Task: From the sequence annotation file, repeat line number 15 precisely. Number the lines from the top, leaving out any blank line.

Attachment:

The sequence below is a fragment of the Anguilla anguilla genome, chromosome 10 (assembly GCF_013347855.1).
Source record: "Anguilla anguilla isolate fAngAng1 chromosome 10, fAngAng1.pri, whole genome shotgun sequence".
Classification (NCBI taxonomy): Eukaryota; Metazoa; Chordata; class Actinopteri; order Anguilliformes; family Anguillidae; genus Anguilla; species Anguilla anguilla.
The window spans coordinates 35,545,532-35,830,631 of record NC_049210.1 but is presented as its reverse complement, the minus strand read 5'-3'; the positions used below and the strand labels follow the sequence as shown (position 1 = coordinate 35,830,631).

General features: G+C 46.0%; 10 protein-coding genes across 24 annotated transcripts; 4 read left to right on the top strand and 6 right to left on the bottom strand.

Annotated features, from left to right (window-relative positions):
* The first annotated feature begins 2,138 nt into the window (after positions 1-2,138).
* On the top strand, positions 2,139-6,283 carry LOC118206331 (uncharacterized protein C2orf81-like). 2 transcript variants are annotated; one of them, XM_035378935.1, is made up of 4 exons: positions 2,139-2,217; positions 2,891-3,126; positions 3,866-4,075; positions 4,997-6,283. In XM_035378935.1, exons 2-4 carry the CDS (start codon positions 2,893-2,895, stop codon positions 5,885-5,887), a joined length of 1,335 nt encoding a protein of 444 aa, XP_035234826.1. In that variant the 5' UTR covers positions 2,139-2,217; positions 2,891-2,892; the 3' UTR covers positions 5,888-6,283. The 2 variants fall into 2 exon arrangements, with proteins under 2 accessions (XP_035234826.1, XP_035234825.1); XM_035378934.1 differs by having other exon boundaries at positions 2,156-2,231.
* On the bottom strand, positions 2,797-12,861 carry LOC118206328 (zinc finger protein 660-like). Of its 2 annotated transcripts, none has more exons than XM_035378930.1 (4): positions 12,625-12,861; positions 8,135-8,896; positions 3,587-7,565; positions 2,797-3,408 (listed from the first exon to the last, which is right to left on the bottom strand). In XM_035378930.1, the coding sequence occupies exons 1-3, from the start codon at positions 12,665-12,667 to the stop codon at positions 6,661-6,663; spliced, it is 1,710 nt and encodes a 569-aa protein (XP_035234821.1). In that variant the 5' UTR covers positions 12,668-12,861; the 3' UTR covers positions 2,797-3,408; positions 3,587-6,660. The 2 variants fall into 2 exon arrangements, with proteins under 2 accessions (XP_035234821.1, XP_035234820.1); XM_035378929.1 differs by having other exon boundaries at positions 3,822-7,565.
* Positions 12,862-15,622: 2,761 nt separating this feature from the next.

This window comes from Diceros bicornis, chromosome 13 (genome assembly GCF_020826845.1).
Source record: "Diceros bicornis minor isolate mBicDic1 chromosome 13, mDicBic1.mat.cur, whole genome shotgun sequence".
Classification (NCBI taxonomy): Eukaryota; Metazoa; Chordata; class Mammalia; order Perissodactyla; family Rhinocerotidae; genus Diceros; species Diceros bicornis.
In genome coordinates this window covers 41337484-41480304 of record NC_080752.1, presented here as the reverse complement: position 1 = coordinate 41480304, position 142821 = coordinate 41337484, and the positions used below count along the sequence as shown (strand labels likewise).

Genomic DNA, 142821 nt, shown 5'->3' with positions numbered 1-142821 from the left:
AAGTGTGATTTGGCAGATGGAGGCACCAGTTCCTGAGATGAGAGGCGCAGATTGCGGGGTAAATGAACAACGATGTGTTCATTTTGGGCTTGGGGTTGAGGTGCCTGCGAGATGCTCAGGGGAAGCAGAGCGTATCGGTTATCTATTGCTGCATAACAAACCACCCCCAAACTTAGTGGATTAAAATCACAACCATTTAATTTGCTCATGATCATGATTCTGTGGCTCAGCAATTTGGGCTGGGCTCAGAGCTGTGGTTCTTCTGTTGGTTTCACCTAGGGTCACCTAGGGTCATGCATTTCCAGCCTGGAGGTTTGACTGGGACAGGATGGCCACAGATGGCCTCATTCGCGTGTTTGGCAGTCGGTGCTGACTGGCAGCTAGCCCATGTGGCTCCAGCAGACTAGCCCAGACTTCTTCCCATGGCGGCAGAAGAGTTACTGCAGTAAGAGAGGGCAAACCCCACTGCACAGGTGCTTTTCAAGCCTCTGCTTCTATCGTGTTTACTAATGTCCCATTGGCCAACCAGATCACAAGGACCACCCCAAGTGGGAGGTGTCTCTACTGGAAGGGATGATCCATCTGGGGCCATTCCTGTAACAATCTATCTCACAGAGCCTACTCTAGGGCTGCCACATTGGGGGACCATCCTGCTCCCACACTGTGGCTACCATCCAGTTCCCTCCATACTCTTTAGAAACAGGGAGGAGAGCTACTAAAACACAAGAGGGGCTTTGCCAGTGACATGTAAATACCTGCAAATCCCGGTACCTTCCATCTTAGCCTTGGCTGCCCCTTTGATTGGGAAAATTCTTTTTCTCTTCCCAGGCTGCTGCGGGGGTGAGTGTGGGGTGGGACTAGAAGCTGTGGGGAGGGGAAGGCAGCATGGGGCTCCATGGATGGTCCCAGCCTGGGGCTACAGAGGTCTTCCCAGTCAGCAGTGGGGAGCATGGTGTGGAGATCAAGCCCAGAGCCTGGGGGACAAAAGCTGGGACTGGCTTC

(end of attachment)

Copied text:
Genomic DNA, 142821 nt, shown 5'->3' with positions numbered 1-142821 from the left: